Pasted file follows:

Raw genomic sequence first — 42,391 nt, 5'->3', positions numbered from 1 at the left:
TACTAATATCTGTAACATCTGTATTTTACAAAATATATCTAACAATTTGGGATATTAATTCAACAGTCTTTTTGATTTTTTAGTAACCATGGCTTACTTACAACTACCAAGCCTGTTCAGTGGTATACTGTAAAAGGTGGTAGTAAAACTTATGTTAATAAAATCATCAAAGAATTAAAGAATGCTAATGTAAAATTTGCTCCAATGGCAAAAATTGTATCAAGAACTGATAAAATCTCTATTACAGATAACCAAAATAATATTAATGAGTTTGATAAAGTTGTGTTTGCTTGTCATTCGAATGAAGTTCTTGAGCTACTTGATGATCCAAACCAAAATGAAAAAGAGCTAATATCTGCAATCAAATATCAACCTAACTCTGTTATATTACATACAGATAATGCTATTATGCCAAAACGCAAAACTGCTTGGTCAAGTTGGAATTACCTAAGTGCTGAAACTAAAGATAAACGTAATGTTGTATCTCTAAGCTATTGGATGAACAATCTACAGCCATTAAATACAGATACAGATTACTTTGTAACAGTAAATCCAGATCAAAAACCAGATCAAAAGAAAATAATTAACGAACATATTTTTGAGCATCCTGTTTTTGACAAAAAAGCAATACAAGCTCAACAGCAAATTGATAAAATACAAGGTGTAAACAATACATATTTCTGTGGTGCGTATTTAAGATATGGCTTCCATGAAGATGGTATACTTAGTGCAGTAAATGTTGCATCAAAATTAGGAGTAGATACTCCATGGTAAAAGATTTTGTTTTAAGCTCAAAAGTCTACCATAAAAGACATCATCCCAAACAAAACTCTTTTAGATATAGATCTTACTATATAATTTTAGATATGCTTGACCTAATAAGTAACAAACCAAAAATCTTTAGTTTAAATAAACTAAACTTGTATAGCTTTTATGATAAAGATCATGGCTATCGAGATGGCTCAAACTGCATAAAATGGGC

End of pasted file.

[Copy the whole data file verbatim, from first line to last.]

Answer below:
Raw genomic sequence first — 42,391 nt, 5'->3', positions numbered from 1 at the left:
TACTAATATCTGTAACATCTGTATTTTACAAAATATATCTAACAATTTGGGATATTAATTCAACAGTCTTTTTGATTTTTTAGTAACCATGGCTTACTTACAACTACCAAGCCTGTTCAGTGGTATACTGTAAAAGGTGGTAGTAAAACTTATGTTAATAAAATCATCAAAGAATTAAAGAATGCTAATGTAAAATTTGCTCCAATGGCAAAAATTGTATCAAGAACTGATAAAATCTCTATTACAGATAACCAAAATAATATTAATGAGTTTGATAAAGTTGTGTTTGCTTGTCATTCGAATGAAGTTCTTGAGCTACTTGATGATCCAAACCAAAATGAAAAAGAGCTAATATCTGCAATCAAATATCAACCTAACTCTGTTATATTACATACAGATAATGCTATTATGCCAAAACGCAAAACTGCTTGGTCAAGTTGGAATTACCTAAGTGCTGAAACTAAAGATAAACGTAATGTTGTATCTCTAAGCTATTGGATGAACAATCTACAGCCATTAAATACAGATACAGATTACTTTGTAACAGTAAATCCAGATCAAAAACCAGATCAAAAGAAAATAATTAACGAACATATTTTTGAGCATCCTGTTTTTGACAAAAAAGCAATACAAGCTCAACAGCAAATTGATAAAATACAAGGTGTAAACAATACATATTTCTGTGGTGCGTATTTAAGATATGGCTTCCATGAAGATGGTATACTTAGTGCAGTAAATGTTGCATCAAAATTAGGAGTAGATACTCCATGGTAAAAGATTTTGTTTTAAGCTCAAAAGTCTACCATAAAAGACATCATCCCAAACAAAACTCTTTTAGATATAGATCTTACTATATAATTTTAGATATGCTTGACCTAATAAGTAACAAACCAAAAATCTTTAGTTTAAATAAACTAAACTTGTATAGCTTTTATGATAAAGATCATGGCTATCGAGATGGCTCAAACTGCATAAAATGGGC